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dmr

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dmr last won the day on December 13 2017

dmr had the most liked content!

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About dmr

  • Birthday 01/16/1957

Profile Information

  • Gender
    Male
  • Location
    on the boat
  • Interests
    Narrowboats
    Life on the cut
    Engineering (Engines, Electronics and Software)
    Walking the dog
    Drinking Beer

Previous Fields

  • Occupation
    Engineer
  • Boat Name
    Vox Stellarum
  • Boat Location
    Winter on the K&A, Summer on the cut

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  • Website URL
    http://

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  1. dmr

    Blacking

    Stone were pretty organised, they had the huge plastic cover all ready to drop over the boat. Because ours was an unplanned job they had hirers cars parked quite close so had to cover those too. I think they just do one big dry dock clean up every year or two which keeps the costs down a little bit, and have all their own equipment so no sub contractors. Epoxy gives much better protection but you still need to come out of the water quite often to fix the scrapes (unless you are a static boat). I think every 2 years with blacking, every 3 or 4 years with epoxy.
  2. dmr

    Blacking

    We paid Stone to do the lot, We had done it twice before ourselves so knew how hard and dirty it was 😀 Plan was a standard blacking so the boat was pressure washed and scraped, this revealed some pitting so after negotiation with the bossman they agreed to do an epoxy job. They spent the next day wrapping the cabin in a plastic bag, plus other prep, and told us we had no access to the boat the following day. We hired a car and went for a drive. I think we came back late afternoon and the boat was blasted and they had just started to put the first coat of epoxy on. It might have been cheaper to spend the whole day in a pub but the dog was a lot younger then and less skilled at pub going.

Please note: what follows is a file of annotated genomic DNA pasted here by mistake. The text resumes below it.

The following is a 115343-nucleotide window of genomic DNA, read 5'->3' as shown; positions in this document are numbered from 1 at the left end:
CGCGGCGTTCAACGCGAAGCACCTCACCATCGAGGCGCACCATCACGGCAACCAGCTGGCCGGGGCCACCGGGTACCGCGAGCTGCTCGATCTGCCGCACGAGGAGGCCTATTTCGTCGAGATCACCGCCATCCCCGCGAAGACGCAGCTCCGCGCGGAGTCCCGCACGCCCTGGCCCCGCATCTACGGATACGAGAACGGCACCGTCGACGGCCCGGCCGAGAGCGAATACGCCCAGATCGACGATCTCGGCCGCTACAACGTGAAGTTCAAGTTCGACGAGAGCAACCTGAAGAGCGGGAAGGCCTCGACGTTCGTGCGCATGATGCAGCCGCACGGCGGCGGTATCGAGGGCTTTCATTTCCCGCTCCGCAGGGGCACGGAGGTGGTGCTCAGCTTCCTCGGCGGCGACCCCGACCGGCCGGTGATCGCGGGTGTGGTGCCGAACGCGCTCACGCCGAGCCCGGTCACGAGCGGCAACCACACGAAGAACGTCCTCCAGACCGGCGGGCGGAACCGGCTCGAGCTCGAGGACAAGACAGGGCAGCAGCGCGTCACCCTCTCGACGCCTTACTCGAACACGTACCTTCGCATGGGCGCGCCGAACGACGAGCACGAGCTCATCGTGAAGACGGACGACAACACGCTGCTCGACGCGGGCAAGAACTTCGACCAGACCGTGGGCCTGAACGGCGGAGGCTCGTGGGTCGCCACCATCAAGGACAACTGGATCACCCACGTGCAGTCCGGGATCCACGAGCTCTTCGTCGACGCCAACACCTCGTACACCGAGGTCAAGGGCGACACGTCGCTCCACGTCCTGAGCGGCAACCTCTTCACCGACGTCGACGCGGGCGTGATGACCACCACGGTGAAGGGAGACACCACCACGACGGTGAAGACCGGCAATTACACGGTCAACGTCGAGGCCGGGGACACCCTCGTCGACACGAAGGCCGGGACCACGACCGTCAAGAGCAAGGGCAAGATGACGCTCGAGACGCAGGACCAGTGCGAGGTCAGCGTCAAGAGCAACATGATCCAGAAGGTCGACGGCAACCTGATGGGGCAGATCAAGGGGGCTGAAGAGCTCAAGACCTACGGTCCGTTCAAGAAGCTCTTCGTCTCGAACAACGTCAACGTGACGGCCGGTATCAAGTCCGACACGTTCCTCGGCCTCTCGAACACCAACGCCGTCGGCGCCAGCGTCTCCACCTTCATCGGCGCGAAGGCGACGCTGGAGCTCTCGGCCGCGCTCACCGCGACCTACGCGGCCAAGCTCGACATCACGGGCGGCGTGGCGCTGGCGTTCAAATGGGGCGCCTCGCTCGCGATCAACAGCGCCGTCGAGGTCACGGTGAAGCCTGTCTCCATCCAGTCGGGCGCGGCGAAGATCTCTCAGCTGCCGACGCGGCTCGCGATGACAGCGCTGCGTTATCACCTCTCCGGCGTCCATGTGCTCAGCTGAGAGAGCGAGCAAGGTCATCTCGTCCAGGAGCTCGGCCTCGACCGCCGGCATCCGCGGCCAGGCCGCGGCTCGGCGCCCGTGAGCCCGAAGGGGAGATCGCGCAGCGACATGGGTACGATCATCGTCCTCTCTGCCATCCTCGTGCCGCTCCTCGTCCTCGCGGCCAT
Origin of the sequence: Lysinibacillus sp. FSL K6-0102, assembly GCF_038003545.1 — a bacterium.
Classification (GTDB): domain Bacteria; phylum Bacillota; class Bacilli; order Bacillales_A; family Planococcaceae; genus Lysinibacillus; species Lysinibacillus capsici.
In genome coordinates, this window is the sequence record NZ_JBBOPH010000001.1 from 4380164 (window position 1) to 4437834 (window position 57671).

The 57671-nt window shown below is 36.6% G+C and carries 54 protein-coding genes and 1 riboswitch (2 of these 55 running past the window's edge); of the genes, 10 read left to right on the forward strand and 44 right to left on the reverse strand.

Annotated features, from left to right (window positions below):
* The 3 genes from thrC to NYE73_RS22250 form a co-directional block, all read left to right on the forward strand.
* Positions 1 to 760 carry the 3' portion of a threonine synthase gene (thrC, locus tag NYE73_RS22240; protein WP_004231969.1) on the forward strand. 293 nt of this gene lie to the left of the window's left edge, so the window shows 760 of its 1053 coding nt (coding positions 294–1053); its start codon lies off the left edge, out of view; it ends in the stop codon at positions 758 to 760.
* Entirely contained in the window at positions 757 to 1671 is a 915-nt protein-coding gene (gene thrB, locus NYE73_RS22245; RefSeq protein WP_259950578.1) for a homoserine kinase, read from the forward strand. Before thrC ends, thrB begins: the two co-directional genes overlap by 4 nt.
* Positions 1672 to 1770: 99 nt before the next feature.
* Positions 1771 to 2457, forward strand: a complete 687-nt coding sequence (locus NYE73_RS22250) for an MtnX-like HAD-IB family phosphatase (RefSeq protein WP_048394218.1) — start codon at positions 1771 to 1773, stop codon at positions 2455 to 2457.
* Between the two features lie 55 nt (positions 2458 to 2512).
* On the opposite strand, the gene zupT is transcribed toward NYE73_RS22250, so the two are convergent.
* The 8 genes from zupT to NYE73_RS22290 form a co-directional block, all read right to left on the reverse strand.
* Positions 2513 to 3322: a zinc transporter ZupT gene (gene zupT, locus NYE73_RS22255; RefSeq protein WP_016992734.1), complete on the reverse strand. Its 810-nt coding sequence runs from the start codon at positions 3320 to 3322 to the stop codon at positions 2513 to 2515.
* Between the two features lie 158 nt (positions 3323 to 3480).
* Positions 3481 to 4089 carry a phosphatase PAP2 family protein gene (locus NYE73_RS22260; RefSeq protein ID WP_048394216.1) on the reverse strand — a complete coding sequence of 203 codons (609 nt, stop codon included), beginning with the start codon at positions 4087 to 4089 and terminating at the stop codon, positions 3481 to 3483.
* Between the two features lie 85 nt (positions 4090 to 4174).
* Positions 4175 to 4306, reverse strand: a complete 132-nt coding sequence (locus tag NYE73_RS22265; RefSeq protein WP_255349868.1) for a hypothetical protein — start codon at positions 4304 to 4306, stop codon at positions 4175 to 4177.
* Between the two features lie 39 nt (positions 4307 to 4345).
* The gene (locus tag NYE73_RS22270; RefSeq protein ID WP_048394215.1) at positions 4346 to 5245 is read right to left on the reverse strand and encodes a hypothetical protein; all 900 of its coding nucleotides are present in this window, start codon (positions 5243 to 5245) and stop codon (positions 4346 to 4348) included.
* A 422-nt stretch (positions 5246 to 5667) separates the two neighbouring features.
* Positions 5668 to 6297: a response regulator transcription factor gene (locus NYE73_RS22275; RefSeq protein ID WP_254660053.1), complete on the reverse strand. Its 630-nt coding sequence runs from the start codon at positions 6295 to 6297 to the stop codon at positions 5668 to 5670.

3. dmr

    Blacking

    I think the grit blasting might be to "special order only". Its a crap job so I got the impression that they only do a few each year.
  4. dmr

    Blacking

    I note that Debdale Wharf, who do a posh job, are quoting £26 per square metre which is a whole lot cheaper, but then charge extra to move the boat into the blasting bay, and then £45 per hour for preparation. I think (far from sure) that Stone Canal Cruising charged us about about £2000 to grit blast and epoxy the boat (70 foot) but that was a good price and was a fair few years ago. I think £55 per foot is a bit steep, that's almost £4000 for a 70 footer.
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  8. And Marple is pretty popular, as is Devizes, and Hatton. A pretty and busy flight of locks is going to be popular. A small family walked most of Marple with us with the children giving a little bit of help at every lock, you can't do that with a boat lift. Sadly there is no tea room or shop, a missed opportunity from CRT.
  9. Is that the same bit that used to be owned by Kate Bush? It was closed for a year a few years ago whilst they argued about who was going to pay. Some breaches take months to fix whilst others get done in a week or two. That doesn't look too bad, as long as it doesn't get any worse,
  10. Im a member so they can't be too selective 😀
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  12. Is that in case a boat got stuck, came back a year later and completely forgot they got stuck before ? 😀
  13. Bet you never did the Huddersfield narrow 😀 and the South Stratford must have been a bit tight.
  14. In general its not shock loads, its the crank going into resonance excited by the firing frequency of the cylinders (or a harmonic of). This causes excessive torsional movement that stresses the crank and as you would intuitively expect this occurs at the front, not at the flywheel because its hard to make the flywheel move quickly (thats what its for) so the damper must always go at the front to take the energy out of the torsional movement. There are a few special dampers that can go in the flywheel but that's specialist stuff. Some dampers will help with crank bending as well as torsion, sometimes by accident rather than design..
  15. dmr

    Rochdale canal

    I don't know where the tarp came from. I suspect top gates of 36 can be leaky and need careful coaxing into place to seal (like many Rochdale locks) so if it was a 36 bottom paddle that might explain it. They do have telemetry. I once took a lot of water to fill the Littleborough flight and CRT turned up quickly and told me off. Have heard that telemetry was maybe not working. It should be easy? to produce software to detect a slow draining. There have been cases of a paddle lifted and CRT have not responded to they so they certainly do not always detect levels falling. Jims pound has a lot of problems, periodically CRT turn up and put in green dye to track the water loss but never fix it. The feed was turned off when we went to look but must be back on now as theres plenty water coming past us.
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